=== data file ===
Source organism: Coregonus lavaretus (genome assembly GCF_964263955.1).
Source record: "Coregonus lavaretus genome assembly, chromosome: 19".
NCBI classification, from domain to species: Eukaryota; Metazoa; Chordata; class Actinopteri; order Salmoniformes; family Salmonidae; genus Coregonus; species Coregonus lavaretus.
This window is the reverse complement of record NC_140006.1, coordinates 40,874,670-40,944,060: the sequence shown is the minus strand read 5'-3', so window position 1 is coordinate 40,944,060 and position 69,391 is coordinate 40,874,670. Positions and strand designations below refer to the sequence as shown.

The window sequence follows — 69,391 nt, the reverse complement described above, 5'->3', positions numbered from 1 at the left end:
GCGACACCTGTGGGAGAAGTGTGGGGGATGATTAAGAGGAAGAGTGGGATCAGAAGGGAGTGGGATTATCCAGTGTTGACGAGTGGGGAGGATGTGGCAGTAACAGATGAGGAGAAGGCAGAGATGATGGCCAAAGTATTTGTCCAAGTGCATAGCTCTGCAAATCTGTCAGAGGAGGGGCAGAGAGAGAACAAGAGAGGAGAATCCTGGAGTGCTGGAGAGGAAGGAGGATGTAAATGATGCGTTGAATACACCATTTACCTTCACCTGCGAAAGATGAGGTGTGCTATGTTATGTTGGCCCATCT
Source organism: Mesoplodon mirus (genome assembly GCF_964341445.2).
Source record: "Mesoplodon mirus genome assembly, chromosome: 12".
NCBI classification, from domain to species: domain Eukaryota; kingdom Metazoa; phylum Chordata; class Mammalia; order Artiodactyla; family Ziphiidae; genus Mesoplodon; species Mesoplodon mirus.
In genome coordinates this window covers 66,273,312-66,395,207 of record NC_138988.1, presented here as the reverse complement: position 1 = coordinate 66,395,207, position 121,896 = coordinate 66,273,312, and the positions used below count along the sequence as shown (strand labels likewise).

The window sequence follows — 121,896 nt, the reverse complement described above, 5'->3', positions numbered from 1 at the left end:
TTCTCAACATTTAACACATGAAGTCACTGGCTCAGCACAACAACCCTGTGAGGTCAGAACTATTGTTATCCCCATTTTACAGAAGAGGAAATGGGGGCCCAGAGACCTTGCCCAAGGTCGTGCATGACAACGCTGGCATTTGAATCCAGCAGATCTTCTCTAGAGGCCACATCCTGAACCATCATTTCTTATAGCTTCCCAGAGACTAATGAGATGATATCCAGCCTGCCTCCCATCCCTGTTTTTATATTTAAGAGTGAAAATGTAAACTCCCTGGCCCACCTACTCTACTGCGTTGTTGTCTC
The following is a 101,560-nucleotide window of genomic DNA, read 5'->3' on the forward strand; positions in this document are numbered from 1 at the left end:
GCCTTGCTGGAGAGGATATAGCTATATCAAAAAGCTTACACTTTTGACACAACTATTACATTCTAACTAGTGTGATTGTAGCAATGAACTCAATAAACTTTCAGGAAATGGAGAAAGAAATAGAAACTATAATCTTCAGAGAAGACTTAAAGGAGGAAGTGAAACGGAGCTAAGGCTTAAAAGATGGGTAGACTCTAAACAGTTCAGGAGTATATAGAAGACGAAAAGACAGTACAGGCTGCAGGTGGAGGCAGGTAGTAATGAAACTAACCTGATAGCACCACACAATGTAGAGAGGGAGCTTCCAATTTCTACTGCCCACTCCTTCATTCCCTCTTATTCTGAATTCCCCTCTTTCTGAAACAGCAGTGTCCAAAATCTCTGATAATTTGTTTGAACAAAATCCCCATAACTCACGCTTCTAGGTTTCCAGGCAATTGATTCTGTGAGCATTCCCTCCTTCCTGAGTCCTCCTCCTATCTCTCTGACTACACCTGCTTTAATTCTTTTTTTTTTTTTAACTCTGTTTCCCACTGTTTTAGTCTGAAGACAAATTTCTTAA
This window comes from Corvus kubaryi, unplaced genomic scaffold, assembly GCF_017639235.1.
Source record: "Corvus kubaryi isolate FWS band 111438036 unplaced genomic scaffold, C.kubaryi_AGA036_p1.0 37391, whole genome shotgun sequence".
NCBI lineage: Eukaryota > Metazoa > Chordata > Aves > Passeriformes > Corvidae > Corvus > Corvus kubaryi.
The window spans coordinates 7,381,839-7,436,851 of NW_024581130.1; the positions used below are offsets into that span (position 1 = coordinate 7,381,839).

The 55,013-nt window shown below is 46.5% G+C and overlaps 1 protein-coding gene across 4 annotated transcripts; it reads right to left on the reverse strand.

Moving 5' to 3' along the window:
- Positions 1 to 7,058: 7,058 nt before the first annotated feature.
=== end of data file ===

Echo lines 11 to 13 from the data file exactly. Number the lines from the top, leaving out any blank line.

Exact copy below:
The window sequence follows — 121,896 nt, the reverse complement described above, 5'->3', positions numbered from 1 at the left end:
TTCTCAACATTTAACACATGAAGTCACTGGCTCAGCACAACAACCCTGTGAGGTCAGAACTATTGTTATCCCCATTTTACAGAAGAGGAAATGGGGGCCCAGAGACCTTGCCCAAGGTCGTGCATGACAACGCTGGCATTTGAATCCAGCAGATCTTCTCTAGAGGCCACATCCTGAACCATCATTTCTTATAGCTTCCCAGAGACTAATGAGATGATATCCAGCCTGCCTCCCATCCCTGTTTTTATATTTAAGAGTGAAAATGTAAACTCCCTGGCCCACCTACTCTACTGCGTTGTTGTCTC
The following is a 101,560-nucleotide window of genomic DNA, read 5'->3' on the forward strand; positions in this document are numbered from 1 at the left end: